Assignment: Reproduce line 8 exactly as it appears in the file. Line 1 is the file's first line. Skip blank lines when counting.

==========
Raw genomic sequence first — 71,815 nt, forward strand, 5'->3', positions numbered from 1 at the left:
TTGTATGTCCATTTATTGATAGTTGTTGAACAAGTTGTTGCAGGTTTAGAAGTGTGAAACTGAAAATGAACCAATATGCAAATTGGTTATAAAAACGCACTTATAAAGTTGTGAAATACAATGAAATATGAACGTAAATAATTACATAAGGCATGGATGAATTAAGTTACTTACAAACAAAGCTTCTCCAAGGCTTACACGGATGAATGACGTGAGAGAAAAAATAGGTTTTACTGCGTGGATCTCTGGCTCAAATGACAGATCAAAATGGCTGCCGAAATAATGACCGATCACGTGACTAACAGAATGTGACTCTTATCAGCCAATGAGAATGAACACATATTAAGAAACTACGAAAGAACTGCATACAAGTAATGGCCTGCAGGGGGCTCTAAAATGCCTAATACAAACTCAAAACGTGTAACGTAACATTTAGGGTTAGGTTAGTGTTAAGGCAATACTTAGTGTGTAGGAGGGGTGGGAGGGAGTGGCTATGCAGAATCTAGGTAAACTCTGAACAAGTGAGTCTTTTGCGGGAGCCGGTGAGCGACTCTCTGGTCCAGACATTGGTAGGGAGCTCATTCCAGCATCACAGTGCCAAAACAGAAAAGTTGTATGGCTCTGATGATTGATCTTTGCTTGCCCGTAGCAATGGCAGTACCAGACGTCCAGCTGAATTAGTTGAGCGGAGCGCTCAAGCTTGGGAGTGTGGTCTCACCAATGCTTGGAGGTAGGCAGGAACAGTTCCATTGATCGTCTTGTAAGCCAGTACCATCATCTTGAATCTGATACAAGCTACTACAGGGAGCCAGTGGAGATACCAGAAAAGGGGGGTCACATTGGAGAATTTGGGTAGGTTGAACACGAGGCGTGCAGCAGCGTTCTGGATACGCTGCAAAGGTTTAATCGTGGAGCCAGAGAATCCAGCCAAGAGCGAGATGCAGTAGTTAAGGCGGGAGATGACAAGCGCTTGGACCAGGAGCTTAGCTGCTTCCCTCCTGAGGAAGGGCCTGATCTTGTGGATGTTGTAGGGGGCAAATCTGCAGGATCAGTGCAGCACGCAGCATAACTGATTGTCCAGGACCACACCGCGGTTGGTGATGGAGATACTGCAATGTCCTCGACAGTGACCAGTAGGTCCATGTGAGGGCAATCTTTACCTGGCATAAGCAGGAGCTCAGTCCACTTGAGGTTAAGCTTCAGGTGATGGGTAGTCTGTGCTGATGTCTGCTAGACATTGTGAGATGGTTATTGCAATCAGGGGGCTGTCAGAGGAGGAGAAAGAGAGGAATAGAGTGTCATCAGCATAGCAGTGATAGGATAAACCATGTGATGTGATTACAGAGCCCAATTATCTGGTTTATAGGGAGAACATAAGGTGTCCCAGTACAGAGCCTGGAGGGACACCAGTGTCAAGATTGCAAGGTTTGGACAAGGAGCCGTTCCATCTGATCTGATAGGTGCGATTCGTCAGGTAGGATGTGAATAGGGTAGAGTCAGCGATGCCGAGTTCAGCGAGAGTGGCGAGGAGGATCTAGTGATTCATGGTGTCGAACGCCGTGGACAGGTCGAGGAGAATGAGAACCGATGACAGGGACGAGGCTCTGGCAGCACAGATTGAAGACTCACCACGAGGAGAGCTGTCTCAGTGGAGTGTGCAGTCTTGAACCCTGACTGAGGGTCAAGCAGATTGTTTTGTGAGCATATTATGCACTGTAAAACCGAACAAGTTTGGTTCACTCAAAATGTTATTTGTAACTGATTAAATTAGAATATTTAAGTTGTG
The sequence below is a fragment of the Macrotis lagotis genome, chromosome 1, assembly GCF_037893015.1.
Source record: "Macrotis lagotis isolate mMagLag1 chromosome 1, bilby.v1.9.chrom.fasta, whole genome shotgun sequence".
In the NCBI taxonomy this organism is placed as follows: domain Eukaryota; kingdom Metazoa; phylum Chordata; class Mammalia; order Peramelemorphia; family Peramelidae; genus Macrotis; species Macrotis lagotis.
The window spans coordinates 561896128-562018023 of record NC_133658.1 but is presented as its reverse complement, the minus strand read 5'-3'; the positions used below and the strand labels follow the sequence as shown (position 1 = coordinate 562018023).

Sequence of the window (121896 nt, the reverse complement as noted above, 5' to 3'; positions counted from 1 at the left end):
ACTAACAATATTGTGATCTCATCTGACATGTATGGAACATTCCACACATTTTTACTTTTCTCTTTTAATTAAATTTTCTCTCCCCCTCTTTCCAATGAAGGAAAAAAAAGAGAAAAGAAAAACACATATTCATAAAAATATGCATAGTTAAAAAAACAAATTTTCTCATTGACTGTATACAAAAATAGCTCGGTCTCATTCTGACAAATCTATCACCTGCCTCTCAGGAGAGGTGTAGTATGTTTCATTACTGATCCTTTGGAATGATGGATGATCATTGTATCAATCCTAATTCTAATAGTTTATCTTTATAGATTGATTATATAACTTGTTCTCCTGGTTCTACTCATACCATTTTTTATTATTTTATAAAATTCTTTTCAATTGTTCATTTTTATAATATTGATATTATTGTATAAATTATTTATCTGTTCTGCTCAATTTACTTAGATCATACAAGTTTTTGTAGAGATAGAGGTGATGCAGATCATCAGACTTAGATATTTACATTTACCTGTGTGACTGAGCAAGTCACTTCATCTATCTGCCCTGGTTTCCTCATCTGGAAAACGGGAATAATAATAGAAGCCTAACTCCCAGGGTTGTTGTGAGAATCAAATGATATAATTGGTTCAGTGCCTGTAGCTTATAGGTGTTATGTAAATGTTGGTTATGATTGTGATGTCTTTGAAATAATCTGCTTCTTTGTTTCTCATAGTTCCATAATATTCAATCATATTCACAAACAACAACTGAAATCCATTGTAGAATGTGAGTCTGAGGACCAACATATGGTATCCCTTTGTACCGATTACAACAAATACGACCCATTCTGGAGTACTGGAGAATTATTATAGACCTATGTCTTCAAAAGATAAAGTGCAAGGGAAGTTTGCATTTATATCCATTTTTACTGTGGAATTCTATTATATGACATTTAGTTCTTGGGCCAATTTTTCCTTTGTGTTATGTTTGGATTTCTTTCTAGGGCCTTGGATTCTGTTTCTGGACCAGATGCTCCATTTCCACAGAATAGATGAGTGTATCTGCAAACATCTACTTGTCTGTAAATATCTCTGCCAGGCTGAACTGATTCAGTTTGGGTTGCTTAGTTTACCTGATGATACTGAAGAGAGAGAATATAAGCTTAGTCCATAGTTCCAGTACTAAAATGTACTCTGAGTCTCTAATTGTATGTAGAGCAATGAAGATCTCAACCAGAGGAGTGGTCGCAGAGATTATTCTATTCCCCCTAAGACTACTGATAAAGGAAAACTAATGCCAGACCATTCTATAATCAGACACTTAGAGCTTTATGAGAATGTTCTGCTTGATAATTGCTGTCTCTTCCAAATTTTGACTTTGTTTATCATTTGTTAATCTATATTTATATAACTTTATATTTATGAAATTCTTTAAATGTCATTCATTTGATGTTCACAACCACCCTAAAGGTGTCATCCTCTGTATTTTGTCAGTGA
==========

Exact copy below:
ACTAACAATATTGTGATCTCATCTGACATGTATGGAACATTCCACACATTTTTACTTTTCTCTTTTAATTAAATTTTCTCTCCCCCTCTTTCCAATGAAGGAAAAAAAAGAGAAAAGAAAAACACATATTCATAAAAATATGCATAGTTAAAAAAACAAATTTTCTCATTGACTGTATACAAAAATAGCTCGGTCTCATTCTGACAAATCTATCACCTGCCTCTCAGGAGAGGTGTAGTATGTTTCATTACTGATCCTTTGGAATGATGGATGATCATTGTATCAATCCTAATTCTAATAGTTTATCTTTATAGATTGATTATATAACTTGTTCTCCTGGTTCTACTCATACCATTTTTTATTATTTTATAAAATTCTTTTCAATTGTTCATTTTTATAATATTGATATTATTGTATAAATTATTTATCTGTTCTGCTCAATTTACTTAGATCATACAAGTTTTTGTAGAGATAGAGGTGATGCAGATCATCAGACTTAGATATTTACATTTACCTGTGTGACTGAGCAAGTCACTTCATCTATCTGCCCTGGTTTCCTCATCTGGAAAACGGGAATAATAATAGAAGCCTAACTCCCAGGGTTGTTGTGAGAATCAAATGATATAATTGGTTCAGTGCCTGTAGCTTATAGGTGTTATGTAAATGTTGGTTATGATTGTGATGTCTTTGAAATAATCTGCTTCTTTGTTTCTCATAGTTCCATAATATTCAATCATATTCACAAACAACAACTGAAATCCATTGTAGAATGTGAGTCTGAGGACCAACATATGGTATCCCTTTGTACCGATTACAACAAATACGACCCATTCTGGAGTACTGGAGAATTATTATAGACCTATGTCTTCAAAAGATAAAGTGCAAGGGAAGTTTGCATTTATATCCATTTTTACTGTGGAATTCTATTATATGACATTTAGTTCTTGGGCCAATTTTTCCTTTGTGTTATGTTTGGATTTCTTTCTAGGGCCTTGGATTCTGTTTCTGGACCAGATGCTCCATTTCCACAGAATAGATGAGTGTATCTGCAAACATCTACTTGTCTGTAAATATCTCTGCCAGGCTGAACTGATTCAGTTTGGGTTGCTTAGTTTACCTGATGATACTGAAGAGAGAGAATATAAGCTTAGTCCATAGTTCCAGTACTAAAATGTACTCTGAGTCTCTAATTGTATGTAGAGCAATGAAGATCTCAACCAGAGGAGTGGTCGCAGAGATTATTCTATTCCCCCTAAGACTACTGATAAAGGAAAACTAATGCCAGACCATTCTATAATCAGACACTTAGAGCTTTATGAGAATGTTCTGCTTGATAATTGCTGTCTCTTCCAAATTTTGACTTTGTTTATCATTTGTTAATCTATATTTATATAACTTTATATTTATGAAATTCTTTAAATGTCATTCATTTGATGTTCACAACCACCCTAAAGGTGTCATCCTCTGTATTTTGTCAGTGA